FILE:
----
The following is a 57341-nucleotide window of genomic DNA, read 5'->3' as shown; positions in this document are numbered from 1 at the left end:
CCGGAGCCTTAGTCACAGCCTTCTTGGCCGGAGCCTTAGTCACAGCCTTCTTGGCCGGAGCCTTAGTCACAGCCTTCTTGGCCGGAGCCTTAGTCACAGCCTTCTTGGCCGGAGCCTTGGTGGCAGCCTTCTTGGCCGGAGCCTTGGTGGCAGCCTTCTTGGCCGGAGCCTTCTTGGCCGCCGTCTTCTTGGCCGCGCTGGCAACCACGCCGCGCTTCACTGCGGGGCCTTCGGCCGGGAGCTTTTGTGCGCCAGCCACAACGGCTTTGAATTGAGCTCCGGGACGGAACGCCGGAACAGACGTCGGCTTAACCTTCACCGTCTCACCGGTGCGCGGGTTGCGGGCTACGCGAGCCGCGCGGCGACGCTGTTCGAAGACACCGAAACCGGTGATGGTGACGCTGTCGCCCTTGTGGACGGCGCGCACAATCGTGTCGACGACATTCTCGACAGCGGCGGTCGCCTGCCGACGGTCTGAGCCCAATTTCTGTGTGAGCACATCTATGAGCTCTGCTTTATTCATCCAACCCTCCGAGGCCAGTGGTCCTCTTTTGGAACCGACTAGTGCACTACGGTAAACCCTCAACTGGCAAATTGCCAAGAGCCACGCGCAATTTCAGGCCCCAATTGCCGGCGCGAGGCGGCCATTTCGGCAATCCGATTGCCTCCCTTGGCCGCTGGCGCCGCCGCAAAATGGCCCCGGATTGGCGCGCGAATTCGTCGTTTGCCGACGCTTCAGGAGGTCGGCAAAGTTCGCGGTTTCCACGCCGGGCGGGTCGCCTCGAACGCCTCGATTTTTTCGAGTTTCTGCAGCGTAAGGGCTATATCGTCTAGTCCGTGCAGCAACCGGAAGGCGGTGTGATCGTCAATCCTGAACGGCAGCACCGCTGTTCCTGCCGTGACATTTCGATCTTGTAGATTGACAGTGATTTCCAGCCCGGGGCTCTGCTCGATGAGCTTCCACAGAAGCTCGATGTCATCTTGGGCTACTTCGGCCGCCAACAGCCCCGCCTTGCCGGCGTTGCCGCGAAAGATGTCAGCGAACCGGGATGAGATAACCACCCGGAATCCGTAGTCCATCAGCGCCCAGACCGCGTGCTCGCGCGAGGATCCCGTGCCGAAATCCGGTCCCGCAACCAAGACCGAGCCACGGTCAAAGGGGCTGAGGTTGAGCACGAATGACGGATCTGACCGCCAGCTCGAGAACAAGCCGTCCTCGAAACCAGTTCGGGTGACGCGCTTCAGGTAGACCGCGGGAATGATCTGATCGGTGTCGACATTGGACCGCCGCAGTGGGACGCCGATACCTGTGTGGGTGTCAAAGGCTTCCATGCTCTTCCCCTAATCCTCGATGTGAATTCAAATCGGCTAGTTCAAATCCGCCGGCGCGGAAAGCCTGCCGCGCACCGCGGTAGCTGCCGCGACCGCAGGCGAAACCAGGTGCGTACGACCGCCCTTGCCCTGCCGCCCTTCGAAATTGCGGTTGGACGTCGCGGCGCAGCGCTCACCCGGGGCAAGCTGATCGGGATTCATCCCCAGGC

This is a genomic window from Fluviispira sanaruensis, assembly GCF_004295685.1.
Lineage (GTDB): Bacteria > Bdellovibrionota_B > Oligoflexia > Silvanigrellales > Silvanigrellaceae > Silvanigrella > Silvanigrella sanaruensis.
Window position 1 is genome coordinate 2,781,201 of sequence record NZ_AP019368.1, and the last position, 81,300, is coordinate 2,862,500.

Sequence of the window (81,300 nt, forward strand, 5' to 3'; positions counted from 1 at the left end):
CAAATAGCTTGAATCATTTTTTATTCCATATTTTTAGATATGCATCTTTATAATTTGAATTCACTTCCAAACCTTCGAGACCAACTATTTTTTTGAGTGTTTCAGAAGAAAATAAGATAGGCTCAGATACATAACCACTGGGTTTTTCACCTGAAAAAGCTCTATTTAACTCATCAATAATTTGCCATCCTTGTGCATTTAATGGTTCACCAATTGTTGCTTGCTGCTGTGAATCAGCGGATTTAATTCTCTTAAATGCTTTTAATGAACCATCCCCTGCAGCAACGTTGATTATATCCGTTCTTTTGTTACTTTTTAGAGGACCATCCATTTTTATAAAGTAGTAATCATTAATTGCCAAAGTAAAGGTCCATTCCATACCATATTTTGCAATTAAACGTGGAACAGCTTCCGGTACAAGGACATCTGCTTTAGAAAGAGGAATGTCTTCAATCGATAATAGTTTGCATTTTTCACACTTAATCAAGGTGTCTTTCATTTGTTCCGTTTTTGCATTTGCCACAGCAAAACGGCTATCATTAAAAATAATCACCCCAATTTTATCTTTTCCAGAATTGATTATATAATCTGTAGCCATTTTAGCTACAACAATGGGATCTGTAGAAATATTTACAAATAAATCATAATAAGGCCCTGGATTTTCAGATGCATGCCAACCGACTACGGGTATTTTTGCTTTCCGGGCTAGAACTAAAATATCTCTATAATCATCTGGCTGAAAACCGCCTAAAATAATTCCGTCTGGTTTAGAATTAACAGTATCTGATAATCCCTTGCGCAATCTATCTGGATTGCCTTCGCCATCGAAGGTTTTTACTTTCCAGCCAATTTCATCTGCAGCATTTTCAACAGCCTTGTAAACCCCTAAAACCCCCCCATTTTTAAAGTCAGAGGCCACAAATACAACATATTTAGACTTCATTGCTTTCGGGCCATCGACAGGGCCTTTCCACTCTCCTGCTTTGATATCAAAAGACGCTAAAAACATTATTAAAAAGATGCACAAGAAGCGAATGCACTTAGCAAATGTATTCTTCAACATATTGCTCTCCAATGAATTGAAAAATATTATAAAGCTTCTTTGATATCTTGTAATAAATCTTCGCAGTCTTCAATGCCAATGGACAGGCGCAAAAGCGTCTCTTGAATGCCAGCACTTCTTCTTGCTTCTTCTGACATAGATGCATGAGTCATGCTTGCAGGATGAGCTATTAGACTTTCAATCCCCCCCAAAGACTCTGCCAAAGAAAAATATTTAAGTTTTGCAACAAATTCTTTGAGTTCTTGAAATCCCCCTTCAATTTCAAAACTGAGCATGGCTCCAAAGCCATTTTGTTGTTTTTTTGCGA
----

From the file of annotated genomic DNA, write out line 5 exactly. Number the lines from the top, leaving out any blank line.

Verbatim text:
Window position 1 is genome coordinate 2,781,201 of sequence record NZ_AP019368.1, and the last position, 81,300, is coordinate 2,862,500.